Thursday 6th May to Saturday 8th May and Thursday 13th May to Saturday 15th May 1982
Directed by Jacquie Penrose
"Ui is a parable play, written with the aim of destroying a dangerous respect commonly felt for great killers...The petty rogue whom the rulers permit to become a rogue on the grand scale can occupy a special position in roguery, but not in our attitude to history... If the collapse of Hitler's enterprises is no evidence that he was a half-wit, neither is their scope any guarantee that he was a great man." BERTOLT BRECHT
This play chronicles the rise of a fictional 1930s Chicago mobster - Arturo Ui - and his attempts to control the cauliflower racket by ruthlessly disposing of the opposition. It was written by Brecht in 1941 whilst in exile in Helsinki awaiting a visa to enter the US. The play was not produced on the stage until 1958, and not in English until 1961. It is consciously a highly satirical allegory of Adolf Hitler in Nazi Germany, whose rise Brecht represented in parallel to that of Ui.
All the characters and groups in the play had direct counterparts in real life; Ui represented Hitler, his henchman Ernesto Roma represented Ernst Roehm, Dogsborough represented Paul von Hindenburg and so on. In addition, every scene in the play is based on a real event, for example the warehouse fire which represented the fire at the Reichstag.
Dramatically it is in keeping with Brecht's epic style of theatre. It opens with a prologue written in the form of a direct address to the audience outlining all the major characters and explaining the basis of the upcoming plot. It also describes in its stage directions the prominence that technical aspects of theatre should play in a production, in order to clarify the parallels. The play also uses frequent references to Shakespeare and other writers to further its messages.
This play was staged at Havant Arts Centre, East Street Havant - Bench Theatre's home since 1977.
|Arturo Ui||David Urquhart|
|Ernesto Roma||David Penrose|
|Young Dogsborough||David Roberts|
|Roma's Bodyguard||Keith Cobbald|
|Betty Dullfeet||Robbie Cattermole|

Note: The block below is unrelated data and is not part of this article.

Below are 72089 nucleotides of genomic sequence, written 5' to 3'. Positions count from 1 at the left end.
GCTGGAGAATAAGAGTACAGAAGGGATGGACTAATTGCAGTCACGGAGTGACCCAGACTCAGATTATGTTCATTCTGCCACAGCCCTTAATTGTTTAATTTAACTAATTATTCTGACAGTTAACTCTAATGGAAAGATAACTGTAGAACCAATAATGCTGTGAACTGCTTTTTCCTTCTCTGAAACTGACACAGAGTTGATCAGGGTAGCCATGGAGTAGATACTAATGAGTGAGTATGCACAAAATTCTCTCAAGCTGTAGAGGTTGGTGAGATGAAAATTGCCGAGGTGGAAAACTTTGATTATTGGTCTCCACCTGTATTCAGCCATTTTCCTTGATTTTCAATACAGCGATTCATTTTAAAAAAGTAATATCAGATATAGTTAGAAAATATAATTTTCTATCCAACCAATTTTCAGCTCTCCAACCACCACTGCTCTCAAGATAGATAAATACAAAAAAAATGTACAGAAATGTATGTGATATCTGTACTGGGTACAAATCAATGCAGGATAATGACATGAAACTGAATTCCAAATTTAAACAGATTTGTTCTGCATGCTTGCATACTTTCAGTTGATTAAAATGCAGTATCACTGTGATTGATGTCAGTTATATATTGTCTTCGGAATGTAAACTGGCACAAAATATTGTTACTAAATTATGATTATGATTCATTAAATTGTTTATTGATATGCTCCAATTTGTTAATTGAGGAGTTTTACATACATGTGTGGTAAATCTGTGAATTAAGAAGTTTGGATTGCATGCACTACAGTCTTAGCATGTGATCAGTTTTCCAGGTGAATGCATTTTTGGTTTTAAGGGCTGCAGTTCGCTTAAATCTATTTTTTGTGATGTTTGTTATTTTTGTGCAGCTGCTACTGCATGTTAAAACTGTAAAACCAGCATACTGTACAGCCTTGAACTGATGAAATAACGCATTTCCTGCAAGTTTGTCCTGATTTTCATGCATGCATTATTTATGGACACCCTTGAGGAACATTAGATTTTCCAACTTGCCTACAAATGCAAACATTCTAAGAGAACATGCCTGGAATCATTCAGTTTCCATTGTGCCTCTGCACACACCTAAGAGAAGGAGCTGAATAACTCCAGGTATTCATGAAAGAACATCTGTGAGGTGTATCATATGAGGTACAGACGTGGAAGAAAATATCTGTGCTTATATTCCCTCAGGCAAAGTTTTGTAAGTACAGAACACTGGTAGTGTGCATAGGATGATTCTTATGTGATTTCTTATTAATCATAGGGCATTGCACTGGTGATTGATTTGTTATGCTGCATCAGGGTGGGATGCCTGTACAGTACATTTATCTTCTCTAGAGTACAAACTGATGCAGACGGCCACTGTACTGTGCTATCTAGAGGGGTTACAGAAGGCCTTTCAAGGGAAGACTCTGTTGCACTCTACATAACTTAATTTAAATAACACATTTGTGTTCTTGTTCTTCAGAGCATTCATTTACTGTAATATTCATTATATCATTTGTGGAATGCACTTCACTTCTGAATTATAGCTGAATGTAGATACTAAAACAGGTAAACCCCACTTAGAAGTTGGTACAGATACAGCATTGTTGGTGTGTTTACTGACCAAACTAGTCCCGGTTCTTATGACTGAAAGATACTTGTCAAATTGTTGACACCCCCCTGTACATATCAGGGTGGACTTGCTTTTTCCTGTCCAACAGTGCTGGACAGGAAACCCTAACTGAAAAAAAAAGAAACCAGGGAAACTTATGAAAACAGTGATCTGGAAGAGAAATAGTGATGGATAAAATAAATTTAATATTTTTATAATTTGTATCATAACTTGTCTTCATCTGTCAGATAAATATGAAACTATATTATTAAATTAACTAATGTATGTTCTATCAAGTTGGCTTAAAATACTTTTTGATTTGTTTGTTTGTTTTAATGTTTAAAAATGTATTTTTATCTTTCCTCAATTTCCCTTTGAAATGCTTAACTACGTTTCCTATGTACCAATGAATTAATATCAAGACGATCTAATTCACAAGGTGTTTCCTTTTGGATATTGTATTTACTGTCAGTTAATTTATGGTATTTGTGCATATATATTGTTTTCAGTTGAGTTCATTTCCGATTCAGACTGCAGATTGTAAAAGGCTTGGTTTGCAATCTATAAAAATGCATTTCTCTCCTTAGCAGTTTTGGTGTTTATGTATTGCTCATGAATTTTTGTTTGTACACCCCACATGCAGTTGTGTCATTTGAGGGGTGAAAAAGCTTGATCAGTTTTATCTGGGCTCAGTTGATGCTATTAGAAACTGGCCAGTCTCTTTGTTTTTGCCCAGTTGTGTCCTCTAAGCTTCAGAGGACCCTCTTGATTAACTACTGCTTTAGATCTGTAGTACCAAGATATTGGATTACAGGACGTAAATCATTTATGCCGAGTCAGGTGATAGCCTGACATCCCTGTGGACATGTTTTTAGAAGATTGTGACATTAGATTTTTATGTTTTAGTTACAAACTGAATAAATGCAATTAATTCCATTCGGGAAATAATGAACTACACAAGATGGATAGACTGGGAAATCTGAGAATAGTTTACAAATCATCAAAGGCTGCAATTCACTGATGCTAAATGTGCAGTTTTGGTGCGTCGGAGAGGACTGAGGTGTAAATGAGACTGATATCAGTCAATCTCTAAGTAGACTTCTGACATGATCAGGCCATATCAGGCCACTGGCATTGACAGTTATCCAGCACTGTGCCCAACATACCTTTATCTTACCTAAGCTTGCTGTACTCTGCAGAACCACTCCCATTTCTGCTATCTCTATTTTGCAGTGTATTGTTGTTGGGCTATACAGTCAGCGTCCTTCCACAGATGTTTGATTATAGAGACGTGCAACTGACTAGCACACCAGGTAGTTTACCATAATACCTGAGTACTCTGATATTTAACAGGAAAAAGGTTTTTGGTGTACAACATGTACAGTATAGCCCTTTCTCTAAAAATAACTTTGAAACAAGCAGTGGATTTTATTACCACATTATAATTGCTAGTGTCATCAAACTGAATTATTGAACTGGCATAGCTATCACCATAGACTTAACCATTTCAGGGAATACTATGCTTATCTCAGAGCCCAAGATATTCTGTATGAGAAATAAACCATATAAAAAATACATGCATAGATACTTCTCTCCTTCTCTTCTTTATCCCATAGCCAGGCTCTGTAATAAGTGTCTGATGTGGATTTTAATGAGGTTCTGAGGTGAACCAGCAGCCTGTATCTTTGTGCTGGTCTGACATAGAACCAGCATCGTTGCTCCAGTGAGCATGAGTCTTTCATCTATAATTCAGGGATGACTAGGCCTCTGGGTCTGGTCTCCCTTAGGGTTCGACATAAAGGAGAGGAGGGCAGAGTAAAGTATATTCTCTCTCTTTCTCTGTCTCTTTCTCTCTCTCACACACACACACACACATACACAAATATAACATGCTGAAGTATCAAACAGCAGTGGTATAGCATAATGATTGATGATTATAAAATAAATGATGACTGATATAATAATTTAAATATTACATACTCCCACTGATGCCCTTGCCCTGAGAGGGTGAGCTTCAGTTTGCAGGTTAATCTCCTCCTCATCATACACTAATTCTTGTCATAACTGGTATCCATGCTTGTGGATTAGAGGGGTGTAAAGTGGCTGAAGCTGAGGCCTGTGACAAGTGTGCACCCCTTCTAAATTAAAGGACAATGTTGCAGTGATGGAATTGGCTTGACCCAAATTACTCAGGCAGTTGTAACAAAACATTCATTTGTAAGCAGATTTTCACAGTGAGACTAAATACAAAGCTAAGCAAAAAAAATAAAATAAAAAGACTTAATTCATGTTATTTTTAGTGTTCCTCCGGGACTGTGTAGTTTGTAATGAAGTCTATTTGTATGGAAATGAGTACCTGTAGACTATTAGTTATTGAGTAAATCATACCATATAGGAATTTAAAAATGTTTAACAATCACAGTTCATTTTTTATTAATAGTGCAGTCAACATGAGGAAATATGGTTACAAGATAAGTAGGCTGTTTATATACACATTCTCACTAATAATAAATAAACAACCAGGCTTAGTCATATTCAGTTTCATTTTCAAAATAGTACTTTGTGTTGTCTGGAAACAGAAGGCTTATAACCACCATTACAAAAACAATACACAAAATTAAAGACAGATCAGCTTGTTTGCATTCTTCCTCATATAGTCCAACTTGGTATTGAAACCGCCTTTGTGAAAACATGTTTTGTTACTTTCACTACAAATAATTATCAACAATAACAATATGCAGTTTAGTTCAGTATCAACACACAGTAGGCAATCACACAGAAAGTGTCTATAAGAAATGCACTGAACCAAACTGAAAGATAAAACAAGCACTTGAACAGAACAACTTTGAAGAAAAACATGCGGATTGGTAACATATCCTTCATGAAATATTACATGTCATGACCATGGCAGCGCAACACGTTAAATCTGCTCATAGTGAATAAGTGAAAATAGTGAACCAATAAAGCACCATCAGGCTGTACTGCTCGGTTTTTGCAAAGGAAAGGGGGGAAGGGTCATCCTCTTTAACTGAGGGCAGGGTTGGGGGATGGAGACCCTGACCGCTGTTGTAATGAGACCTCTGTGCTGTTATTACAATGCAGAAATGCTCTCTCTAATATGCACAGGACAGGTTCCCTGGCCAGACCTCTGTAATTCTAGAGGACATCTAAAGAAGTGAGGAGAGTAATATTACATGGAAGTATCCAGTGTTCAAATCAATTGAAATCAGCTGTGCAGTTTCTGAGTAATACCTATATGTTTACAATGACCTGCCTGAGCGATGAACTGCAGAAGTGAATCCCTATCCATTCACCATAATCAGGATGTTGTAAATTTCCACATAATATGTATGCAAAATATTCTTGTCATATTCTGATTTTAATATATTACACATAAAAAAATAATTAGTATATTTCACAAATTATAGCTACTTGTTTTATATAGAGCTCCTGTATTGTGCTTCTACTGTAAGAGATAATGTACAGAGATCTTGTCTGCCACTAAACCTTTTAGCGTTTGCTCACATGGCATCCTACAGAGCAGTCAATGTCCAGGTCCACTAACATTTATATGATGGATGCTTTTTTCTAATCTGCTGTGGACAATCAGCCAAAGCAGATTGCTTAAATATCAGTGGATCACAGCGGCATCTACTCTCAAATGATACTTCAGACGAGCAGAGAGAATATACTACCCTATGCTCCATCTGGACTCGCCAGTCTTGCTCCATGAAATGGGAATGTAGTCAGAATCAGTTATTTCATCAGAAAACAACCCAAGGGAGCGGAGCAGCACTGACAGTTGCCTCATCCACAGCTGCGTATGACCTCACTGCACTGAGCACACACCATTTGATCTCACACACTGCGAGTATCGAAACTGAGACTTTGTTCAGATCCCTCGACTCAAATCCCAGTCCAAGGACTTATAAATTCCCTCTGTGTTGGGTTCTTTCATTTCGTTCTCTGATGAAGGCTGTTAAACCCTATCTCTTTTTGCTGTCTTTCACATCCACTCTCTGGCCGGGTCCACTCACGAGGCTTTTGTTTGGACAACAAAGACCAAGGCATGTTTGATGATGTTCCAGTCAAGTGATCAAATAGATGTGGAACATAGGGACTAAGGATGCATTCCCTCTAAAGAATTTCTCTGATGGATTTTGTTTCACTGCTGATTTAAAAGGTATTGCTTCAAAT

|Vegetable dealer||Karen Cartwright|
|Vegetable dealer||David Graham|
|Stage Manager||Jo German|
|Assistant Stage Managers||Karen Cartwright|
In presenting this portrayal of the rise of Adolf Hitler, Brecht draws on a wide variety of sources. He follows quite closely the events in Germany between 1932 and 1938 (he wrote the play in exile in 1941), and many of the characters in the play are parallels of historical figures. Arturo Ui is of course Hitler; Ernesto Roma is Ernst Roehm, the SA chief:Giri is Goering of the Air Ministry, and Givola is Goebbels, Hitler's propaganda chief. Dogsborough is Germany's President Hindenburg, and Clark is Von Papen, Chancellor and Hitler's Vice-Chancellor between 1933 and 1934.
Brecht also reflects the events of the Gangster Era in Chicago; the death of Roma is an echo of the St Valentine's Day Massacre. He drew, too, on the imagery of the movies - Hollywood's version of the gangsters in films such as 'Little Caesar' and 'Public Enemy'. Where he differed from the movie was in his belief that there was nothing to show that although a criminal may perpetrate great crimes, he himself remains always despicable. The laughter Brecht evokes with his gangsters' antics is not to ennoble or excuse them, and certainly not to trivialise them, but to show them up in all their awesome and sinister worthlessness.
The scenario that Brecht presents is recognisably possible at other times, past, present and future. He points to a time of recession: people are suffering increasing hardship in deteriorating circumstances. Crime is on the increase, unemployment soars, street violence erupts. An enemy is at work, the people are told; a scapegoat is sought and hounded, while the well-off, anxious to preserve their position, join in the hunt or merely look the other way.
Under similar circumstances Chicago produced Al Capone, and Germany produced Hitler, who rose to power on the backs of the the wealthy establishment, which thought it could both control and use him, but which was blinkered by its fear of the "enemy within" - communism and the alien Jew.
Brecht was not writing about a historical freak; his specific intention was to show that these circumstances could arise again and with the same results. Ui was resistible, Brecht argues, and urges his audience to find a lesson in that fact.
It is interesting to ponder on the fact that the Swastika is once more being daubed on the walls of our streets.
The gangster world of Chicago in the 1930s was recaptured by Havant's Bench Theatre last night. More than 20 members of the theatre appeared on stage at Havant Arts Centre in Bertolt Brecht's 'The Resistible Rise of Arturo Ui', and the director (Mrs Jacquie Penrose) was delighted with the production. On the surface the play is set in the pre-second world was gangster world of Chicago. Arturo Ui, the gangster, is determined to take over the vegetable trade, first in Chicago and then on the neighbouring towns. But this story, with its echoes of Al Capone, runs a close parallel with the rise of Adolf Hitler in Germany between 1932 and 1938. "The play is hard-hitting and powerful. It is also in places extremely funny," said Mrs Penrose. The production continues tonight and tomorrow and from May 13 to 15 at 7.30 p.m. Tickets are £1.10 and 60p for students.
The News, 7th May 1982